Monday, July 5, 2010

Whaling into Projects with Abandon

Randy has this amazing ability to work without regard for messes, stained clothes, or scratches. In contrast, I have to wear an apron even when making toast! Now his unique ability can be frustrating to a wife who watches him tie into an emergency repair with absolutely no regard for his new shirt! However, I have also realized what a benefit this ability is in enabling him to tackle any project with all his energy. He easily eliminates risks that could hold him back. He’s not bothered with the danger of getting burnt or scratched, dinged or damaged. A potential acid burn on his shirt never holds him back from tackling a grungy repair. He throws himself fully into projects or construction virtually risk-free.

Maybe this is a guy thing or maybe it’s a personality thing, but I could use at least some of this care-free approach when tackling my projects and ministry. If I am constantly hampered by the what-ifs that flood my mind, I will be tempted to quit before I start. I do think it is a personality thing, but I wonder if it also has to do with values. Now I might step on a lot of toes, mine included, but the truth is that for Randy, the completed project, or the repaired brake line or other critical part, are far more valuable than a paltry pair of jeans or safari shirt! And rightly so! Most often his projects and repairs are critical to our ministry – much more critical than preserving a sharp appearance.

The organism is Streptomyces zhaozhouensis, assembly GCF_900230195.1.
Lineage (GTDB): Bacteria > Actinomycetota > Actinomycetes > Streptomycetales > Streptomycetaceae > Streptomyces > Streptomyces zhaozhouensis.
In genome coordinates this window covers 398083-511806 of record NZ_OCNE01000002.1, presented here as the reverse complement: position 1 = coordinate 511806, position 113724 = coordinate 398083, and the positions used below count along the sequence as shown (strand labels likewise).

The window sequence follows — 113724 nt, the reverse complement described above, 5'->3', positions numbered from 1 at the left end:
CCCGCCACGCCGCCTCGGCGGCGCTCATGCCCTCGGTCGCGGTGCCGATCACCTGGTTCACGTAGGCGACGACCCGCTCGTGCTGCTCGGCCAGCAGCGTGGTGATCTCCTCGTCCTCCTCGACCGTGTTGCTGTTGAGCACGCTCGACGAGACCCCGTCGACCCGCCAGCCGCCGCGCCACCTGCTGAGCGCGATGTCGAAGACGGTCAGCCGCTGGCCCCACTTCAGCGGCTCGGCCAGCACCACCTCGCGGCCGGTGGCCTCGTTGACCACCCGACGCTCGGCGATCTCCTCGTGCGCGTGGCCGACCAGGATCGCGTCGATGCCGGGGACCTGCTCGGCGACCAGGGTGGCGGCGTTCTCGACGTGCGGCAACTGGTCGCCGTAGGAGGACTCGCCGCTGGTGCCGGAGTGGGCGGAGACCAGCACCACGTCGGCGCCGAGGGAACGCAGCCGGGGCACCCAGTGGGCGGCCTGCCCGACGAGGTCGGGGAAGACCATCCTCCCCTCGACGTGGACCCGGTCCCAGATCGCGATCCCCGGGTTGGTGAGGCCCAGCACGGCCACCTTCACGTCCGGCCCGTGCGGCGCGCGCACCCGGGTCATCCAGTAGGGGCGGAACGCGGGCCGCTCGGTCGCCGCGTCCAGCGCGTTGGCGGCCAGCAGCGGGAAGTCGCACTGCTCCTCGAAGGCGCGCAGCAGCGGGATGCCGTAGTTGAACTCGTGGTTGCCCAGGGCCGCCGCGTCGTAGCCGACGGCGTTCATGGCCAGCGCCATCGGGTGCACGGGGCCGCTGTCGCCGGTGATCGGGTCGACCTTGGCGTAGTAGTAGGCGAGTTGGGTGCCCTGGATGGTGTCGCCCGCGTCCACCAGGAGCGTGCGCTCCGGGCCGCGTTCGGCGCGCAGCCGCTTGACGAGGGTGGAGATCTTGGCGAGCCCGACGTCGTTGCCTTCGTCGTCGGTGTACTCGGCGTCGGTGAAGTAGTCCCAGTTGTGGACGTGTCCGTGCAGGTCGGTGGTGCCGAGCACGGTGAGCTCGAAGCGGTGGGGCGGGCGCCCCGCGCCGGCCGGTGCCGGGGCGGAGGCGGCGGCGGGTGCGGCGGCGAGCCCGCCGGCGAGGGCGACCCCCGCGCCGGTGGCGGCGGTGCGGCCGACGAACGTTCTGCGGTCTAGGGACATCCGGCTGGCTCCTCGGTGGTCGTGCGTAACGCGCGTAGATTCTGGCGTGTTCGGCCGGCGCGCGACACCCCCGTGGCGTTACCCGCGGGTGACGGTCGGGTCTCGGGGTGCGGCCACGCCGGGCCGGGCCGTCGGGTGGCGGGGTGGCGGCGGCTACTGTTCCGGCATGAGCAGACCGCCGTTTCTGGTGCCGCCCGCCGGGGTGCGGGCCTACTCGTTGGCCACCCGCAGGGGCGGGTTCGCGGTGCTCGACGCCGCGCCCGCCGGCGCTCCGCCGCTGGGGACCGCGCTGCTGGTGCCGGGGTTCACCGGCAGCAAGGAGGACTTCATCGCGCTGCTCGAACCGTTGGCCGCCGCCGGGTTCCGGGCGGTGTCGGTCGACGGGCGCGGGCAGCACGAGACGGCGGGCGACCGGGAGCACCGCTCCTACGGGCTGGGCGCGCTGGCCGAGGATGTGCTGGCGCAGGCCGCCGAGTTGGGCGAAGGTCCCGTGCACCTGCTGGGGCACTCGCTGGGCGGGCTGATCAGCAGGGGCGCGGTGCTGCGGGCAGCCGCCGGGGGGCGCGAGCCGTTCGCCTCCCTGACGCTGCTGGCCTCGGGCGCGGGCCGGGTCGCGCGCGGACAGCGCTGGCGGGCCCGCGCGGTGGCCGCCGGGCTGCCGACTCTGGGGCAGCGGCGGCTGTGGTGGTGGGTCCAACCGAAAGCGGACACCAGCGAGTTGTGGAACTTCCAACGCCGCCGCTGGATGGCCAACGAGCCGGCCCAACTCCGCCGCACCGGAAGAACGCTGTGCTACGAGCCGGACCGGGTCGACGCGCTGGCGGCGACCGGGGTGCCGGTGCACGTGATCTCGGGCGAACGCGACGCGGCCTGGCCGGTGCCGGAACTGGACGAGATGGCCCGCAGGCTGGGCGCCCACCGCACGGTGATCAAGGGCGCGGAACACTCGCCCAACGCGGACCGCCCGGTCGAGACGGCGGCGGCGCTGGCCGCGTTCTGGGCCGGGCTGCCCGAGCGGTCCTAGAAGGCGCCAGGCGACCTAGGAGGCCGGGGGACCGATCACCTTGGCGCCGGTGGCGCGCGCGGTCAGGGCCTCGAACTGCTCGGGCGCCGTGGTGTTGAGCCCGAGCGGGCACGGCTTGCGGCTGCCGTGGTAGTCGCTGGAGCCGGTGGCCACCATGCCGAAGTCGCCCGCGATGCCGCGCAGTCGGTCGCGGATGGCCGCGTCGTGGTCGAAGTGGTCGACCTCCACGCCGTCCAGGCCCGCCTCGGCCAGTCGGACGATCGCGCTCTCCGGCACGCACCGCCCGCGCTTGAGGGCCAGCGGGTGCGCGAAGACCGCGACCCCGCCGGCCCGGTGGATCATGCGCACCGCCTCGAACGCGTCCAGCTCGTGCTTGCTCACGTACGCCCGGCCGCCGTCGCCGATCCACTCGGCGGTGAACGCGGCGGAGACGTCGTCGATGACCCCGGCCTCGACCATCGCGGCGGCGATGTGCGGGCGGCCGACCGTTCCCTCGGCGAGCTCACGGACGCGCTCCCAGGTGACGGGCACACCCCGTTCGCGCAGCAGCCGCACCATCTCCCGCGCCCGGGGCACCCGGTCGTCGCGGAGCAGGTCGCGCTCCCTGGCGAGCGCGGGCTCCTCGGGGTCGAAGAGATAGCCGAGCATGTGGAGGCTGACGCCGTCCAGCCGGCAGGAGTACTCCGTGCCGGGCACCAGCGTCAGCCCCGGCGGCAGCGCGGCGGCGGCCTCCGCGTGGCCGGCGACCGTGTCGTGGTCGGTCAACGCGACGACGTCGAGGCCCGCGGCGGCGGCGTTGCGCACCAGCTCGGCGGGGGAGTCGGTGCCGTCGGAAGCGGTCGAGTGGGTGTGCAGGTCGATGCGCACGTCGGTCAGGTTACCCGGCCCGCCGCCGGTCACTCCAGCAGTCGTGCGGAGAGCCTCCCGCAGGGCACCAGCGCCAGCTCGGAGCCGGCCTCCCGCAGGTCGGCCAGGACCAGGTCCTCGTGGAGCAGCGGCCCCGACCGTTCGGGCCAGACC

So, when tackling projects, I can ask myself what my real concerns are. Who or what am I really doing this for? Is this really about serving the kingdom or is there an awful lot of concern for me, my appearance, my image, and what I look like at the far end of this trail?

I have to say, that when Randy tackles a project, he doesn’t give a whisker of time to these questions because they are already programmed in his approach to life. And I think that is the same way Jesus approached ministry. He had already determined what was important for his life and serving. When risks of criticism or possible attempts on his life were required he plunged right in because he had already eliminated those risks as obstacles to obedience. And for me and others like me, if we constantly work on chiseling out some of these issues in our own lives, we might find ourselves whaling into projects and ministry with just as much abandon. Here’s to risk-free obedience.

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